One of the most significant Rule of Law failures of recent years in the UK, the Windrush scandal, was back in the headlines this week, as the Home Affairs Committee announced a new inquiry into the Windrush Compensation Scheme.
The announcement of the inquiry followed the revelation that the most senior black Home Office employee working on the administration of the compensation scheme has resigned, describing the scheme as "systemically racist and unfit for purpose".
In its report earlier this month, 'Black people, racism and human rights', the Joint Committee on Human Rights recognised the importance of "the rule of law and, in particular, the requirement that there be just laws that are applied equally". It observed that "in some of the issues examined in this report, such as the over-policing of Black communities, the unequal application of the law is at the heart of the problem and it is this that is preventing human rights from being protected equally."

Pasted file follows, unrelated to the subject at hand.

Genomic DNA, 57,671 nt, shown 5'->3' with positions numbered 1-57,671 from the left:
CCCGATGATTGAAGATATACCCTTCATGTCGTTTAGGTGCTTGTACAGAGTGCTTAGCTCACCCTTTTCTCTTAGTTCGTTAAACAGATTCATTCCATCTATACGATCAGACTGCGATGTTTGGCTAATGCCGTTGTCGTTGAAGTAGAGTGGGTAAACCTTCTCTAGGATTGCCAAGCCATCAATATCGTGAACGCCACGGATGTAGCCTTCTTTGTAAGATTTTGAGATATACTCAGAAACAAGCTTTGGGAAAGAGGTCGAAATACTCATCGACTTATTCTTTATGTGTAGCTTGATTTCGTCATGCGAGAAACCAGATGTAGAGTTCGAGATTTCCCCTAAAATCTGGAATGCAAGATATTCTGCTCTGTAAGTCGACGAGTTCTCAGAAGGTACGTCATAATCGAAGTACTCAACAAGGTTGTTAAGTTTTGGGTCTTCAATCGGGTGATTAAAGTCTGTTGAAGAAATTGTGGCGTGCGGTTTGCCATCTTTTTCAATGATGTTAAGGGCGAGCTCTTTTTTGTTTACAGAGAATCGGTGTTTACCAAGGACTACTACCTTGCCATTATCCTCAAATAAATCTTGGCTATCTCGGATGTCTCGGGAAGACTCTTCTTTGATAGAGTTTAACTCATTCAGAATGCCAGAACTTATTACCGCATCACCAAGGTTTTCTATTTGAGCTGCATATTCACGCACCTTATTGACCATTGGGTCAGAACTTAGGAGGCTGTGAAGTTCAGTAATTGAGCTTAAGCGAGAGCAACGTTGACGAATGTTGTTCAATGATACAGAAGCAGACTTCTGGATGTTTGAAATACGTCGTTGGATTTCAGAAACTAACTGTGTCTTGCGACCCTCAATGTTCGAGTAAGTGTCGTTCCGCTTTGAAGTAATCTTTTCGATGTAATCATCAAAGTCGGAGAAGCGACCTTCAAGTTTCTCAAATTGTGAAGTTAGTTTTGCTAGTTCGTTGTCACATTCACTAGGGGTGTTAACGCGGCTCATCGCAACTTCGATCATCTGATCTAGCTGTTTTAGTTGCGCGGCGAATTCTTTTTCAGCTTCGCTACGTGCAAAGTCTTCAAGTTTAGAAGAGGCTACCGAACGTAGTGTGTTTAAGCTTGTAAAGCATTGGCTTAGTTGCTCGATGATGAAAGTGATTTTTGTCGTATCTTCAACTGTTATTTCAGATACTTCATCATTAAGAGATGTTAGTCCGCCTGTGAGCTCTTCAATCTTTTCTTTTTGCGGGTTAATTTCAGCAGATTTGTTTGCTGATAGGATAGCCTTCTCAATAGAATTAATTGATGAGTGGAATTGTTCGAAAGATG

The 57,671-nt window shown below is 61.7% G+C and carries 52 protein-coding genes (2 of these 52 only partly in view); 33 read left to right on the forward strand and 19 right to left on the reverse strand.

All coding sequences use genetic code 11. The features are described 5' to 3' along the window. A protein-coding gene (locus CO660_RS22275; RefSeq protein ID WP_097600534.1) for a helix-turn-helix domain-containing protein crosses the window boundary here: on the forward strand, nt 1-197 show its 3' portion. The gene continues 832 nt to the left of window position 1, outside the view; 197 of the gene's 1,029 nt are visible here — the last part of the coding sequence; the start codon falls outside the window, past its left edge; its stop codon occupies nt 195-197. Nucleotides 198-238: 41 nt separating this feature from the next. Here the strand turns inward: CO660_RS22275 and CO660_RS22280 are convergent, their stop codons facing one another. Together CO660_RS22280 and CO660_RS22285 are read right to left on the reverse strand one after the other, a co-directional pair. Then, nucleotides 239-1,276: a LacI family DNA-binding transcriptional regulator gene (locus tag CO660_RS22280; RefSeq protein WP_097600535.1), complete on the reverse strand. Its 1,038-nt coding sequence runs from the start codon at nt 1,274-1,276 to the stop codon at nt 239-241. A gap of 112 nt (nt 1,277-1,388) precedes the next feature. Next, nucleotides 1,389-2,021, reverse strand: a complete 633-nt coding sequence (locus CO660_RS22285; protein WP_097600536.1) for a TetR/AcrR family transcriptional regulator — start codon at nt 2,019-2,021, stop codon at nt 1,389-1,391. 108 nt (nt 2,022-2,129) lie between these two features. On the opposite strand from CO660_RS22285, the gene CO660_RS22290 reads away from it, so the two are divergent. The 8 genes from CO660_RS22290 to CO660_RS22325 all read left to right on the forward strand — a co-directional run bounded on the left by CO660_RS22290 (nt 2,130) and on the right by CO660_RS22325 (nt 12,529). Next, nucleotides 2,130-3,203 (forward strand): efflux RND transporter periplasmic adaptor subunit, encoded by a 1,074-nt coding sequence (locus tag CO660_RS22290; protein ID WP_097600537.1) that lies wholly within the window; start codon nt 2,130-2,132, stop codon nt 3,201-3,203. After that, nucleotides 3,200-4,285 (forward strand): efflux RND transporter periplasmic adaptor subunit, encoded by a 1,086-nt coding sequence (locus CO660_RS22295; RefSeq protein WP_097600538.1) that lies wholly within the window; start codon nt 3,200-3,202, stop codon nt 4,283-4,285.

It has proved timely, therefore, that this week we held the next two in our series of Windrush Roundtables, co-convened with the Centre for Global History at the University of Oxford, bringing together parliamentarians, academic historians and lawyers to consider how to move from words to action in tackling racial injustice and inequality.
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